This post often generalizes for the sake of brevity. Of course I realize that not every Chinese is the same and I certainly do not mean to offend anybody. My goal is to help you better understand what to expect when coming here, be aware of cultural differences, and have some fun.
1. There are many of them (well, duh!), but I mean all the time, everywhere
The Chinese phrase for a huge number of people is rén shān rén hǎi 人山人海, which translates to people mountain, people sea. Out in the street, on the subway, train station, public park, you are never alone. For fellow Americans, think shopping on Black Friday. From a Northern European perspective, it is like Saturday morning before Christmas in the pedestrian shopping area of a major city. A typical American street seems deserted of people in comparison to China.
2. Chinese don’t like to plan
One Chinese saying is “Plans can’t keep up with change”, therefore no one seem to bother with planning. Quite often something moves forward very slowly with little communication, and all of a sudden it is announced to happen right away.
3. As a people, Chinese can be quite rude, but as individuals very nice
On the street and in public transportation you will encounter a lot of pushing and shoving, cutting in line, running you over, etc., giving the impression that Chinese are very rude. But as soon as you make contact with an individual, for example asking for directions, they are the nicest, most helpful people who often go out of their way to help you.
4. Chinese are stoic
People cutting them off, cars running them almost over, situations where many Westerners would cuss or complain, often barely elicit any reaction from a Chinese. But not everyone is stoic all the time. I witnessed more than one fist fight or shoving match in public, often even between couples.
5. Chinese, at least Chinese women, don’t like the sun
As soon as the sun comes out, women get out their “sunbrellas”. Some look like regular umbrellas, others are adorned with lace and sequins accents and have a special coating on the inside, all to protect the skin from the sun. Being pale is the beauty standard, hence the whiteners in every facial product (see also What to bring when moving to China).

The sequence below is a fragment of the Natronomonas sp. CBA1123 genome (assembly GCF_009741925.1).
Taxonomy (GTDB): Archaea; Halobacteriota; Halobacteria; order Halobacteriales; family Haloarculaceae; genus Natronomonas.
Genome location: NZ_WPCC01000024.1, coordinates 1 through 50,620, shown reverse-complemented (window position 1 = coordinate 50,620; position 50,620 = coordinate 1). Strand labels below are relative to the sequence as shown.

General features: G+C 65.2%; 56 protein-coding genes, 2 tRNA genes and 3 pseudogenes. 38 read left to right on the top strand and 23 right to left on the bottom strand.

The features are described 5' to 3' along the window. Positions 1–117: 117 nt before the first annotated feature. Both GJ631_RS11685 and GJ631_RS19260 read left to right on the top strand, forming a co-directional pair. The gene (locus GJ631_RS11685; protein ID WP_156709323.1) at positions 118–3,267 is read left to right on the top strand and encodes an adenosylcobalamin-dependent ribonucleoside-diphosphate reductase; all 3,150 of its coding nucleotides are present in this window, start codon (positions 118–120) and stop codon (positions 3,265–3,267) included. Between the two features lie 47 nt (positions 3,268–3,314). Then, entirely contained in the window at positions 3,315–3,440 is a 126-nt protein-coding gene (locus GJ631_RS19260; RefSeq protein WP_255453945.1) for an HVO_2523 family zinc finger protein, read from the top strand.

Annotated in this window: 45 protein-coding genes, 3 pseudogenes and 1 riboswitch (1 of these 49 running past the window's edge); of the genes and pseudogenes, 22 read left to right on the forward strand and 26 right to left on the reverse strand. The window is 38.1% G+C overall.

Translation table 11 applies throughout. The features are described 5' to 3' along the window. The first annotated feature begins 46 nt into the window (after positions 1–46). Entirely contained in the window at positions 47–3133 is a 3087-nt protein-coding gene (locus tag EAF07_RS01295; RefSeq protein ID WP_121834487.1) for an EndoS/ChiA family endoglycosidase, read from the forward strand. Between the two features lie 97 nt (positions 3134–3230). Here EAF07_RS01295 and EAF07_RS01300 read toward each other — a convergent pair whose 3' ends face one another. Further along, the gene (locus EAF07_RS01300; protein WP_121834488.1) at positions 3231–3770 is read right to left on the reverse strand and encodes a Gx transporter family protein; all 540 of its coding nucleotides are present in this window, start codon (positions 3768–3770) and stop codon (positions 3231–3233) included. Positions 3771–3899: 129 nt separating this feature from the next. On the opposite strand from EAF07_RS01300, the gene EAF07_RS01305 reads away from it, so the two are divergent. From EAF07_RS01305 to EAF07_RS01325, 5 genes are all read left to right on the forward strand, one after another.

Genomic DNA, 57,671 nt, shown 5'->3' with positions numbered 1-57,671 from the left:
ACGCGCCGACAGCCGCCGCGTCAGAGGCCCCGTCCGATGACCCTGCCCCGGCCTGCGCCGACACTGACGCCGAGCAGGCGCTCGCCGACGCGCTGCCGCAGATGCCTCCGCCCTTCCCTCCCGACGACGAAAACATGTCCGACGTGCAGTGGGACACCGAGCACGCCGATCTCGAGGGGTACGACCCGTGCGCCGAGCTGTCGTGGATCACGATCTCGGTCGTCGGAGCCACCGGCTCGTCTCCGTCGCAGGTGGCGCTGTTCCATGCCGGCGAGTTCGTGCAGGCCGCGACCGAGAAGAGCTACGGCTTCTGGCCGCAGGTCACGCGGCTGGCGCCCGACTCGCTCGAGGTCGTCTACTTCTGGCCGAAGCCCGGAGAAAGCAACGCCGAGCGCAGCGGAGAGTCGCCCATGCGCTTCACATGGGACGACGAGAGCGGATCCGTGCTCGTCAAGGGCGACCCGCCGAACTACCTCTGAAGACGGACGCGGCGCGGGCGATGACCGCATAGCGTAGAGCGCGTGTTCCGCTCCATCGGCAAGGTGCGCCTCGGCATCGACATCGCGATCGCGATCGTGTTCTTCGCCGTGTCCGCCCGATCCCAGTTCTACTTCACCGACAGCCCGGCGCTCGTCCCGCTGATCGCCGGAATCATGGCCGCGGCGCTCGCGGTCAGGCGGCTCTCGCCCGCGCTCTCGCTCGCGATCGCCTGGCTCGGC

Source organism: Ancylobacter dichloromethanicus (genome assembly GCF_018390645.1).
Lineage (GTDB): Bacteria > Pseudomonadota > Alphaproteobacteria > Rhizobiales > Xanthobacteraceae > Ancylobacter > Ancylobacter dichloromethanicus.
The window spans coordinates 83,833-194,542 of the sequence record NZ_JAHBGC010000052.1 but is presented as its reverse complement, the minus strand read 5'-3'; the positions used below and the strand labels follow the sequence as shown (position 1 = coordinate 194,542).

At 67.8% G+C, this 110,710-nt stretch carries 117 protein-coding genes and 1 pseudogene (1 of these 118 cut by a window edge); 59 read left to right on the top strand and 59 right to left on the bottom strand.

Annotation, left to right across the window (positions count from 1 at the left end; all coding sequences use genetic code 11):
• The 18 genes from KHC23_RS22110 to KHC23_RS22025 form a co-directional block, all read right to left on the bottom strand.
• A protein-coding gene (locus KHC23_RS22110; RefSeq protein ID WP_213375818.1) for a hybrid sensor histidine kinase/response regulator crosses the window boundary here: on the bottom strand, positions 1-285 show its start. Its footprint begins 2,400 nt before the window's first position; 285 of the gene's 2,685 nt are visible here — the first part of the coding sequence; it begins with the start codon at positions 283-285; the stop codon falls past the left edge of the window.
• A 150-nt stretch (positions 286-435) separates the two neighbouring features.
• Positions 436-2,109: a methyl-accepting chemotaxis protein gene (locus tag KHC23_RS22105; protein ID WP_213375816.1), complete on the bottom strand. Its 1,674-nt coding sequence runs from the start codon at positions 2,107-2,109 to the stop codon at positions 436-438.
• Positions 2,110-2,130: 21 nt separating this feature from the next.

6. Many Chinese are very capitalistic
This may not be what you expect in a communist country. Shopping is a major hobby and showing off the latest purchase and high end brands is common. The shopping center in Xidan in Beijing, which has multiple malls, connected by above-street level walkways, is a shopaholics dream.
7. Chinese like partner look
Chinese couples think partner look is cute, and the options are amazing: her dress with a matching t-shirt for him, matching t-shirts with Popeye and Olivia, “www. …” and “… .com”, complementing graphic designs, etc. You can even find whole families in matching t-shirts. And the matching often does not stop at the t-shirt, but goes all the way to socks and shoes, and who knows what.
8. Chinese don’t know or appreciate peace and quiet
You will rarely find a group of Chinese travelers quietly taking in breathtaking scenery. You will often find radios blaring in a park. There is always action and noise. The Chinese distinguish between “good” noise – rè nao, which can also be translated as “lively”, and “bad” noise – chǎo. A Chinese friend told me, Chinese don’t like to be alone with themselves, because they are not used to being alone.
9. Chinese prefer Chinese food
We already knew that from living in the US, where our Chinese friends and acquaintances preferred to go to Chinese restaurants, buy Chinese food items and cook Chinese dishes. Actually, because Chinese don’t care much about non-Chinese food, it is more difficult to buy cooking ingredients for the neighboring Asian cuisines, like lemon grass or Thai basil, in Beijing than it is in California.
10. Many Chinese think that Western food is all the same
French cuisine, Italian, German, … there is no difference to them. Same as we Westerners sometimes refer to “Asian” food in a catch-all phrase. And Chinese think there is no American cuisine, only burgers.
What are things you learned about Chinese people during your time in China? Please share in the comments. I plan to expand this list with the goal of better understanding across the cultures and would love to include your observations.